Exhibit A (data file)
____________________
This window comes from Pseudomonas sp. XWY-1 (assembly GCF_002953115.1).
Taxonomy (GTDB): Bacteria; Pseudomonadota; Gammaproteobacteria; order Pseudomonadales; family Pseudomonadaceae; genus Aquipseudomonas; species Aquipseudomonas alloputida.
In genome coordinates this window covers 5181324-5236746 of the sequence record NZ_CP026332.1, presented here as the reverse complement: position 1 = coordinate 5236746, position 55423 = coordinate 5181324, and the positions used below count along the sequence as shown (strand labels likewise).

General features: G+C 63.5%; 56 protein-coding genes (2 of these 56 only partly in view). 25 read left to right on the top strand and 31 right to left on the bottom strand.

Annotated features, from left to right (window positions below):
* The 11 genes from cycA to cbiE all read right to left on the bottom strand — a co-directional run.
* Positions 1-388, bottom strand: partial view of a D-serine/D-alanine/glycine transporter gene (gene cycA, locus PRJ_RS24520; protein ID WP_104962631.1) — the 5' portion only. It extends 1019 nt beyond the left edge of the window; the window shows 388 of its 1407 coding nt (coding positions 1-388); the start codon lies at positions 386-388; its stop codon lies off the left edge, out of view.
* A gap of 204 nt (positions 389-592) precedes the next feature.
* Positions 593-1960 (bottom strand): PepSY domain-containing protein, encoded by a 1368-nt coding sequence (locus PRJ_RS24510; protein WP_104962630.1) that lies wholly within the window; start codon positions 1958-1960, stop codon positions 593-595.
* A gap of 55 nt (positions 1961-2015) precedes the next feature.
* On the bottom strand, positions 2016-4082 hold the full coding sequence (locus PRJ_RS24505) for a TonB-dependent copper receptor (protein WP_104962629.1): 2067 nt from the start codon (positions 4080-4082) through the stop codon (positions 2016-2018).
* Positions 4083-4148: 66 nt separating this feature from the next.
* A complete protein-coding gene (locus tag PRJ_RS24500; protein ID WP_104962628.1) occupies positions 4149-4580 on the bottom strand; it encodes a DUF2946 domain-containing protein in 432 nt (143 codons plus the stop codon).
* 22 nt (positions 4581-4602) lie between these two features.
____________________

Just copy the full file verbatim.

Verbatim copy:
This window comes from Pseudomonas sp. XWY-1 (assembly GCF_002953115.1).
Taxonomy (GTDB): Bacteria; Pseudomonadota; Gammaproteobacteria; order Pseudomonadales; family Pseudomonadaceae; genus Aquipseudomonas; species Aquipseudomonas alloputida.
In genome coordinates this window covers 5181324-5236746 of the sequence record NZ_CP026332.1, presented here as the reverse complement: position 1 = coordinate 5236746, position 55423 = coordinate 5181324, and the positions used below count along the sequence as shown (strand labels likewise).

General features: G+C 63.5%; 56 protein-coding genes (2 of these 56 only partly in view). 25 read left to right on the top strand and 31 right to left on the bottom strand.

Annotated features, from left to right (window positions below):
* The 11 genes from cycA to cbiE all read right to left on the bottom strand — a co-directional run.
* Positions 1-388, bottom strand: partial view of a D-serine/D-alanine/glycine transporter gene (gene cycA, locus PRJ_RS24520; protein ID WP_104962631.1) — the 5' portion only. It extends 1019 nt beyond the left edge of the window; the window shows 388 of its 1407 coding nt (coding positions 1-388); the start codon lies at positions 386-388; its stop codon lies off the left edge, out of view.
* A gap of 204 nt (positions 389-592) precedes the next feature.
* Positions 593-1960 (bottom strand): PepSY domain-containing protein, encoded by a 1368-nt coding sequence (locus PRJ_RS24510; protein WP_104962630.1) that lies wholly within the window; start codon positions 1958-1960, stop codon positions 593-595.
* A gap of 55 nt (positions 1961-2015) precedes the next feature.
* On the bottom strand, positions 2016-4082 hold the full coding sequence (locus PRJ_RS24505) for a TonB-dependent copper receptor (protein WP_104962629.1): 2067 nt from the start codon (positions 4080-4082) through the stop codon (positions 2016-2018).
* Positions 4083-4148: 66 nt separating this feature from the next.
* A complete protein-coding gene (locus tag PRJ_RS24500; protein ID WP_104962628.1) occupies positions 4149-4580 on the bottom strand; it encodes a DUF2946 domain-containing protein in 432 nt (143 codons plus the stop codon).
* 22 nt (positions 4581-4602) lie between these two features.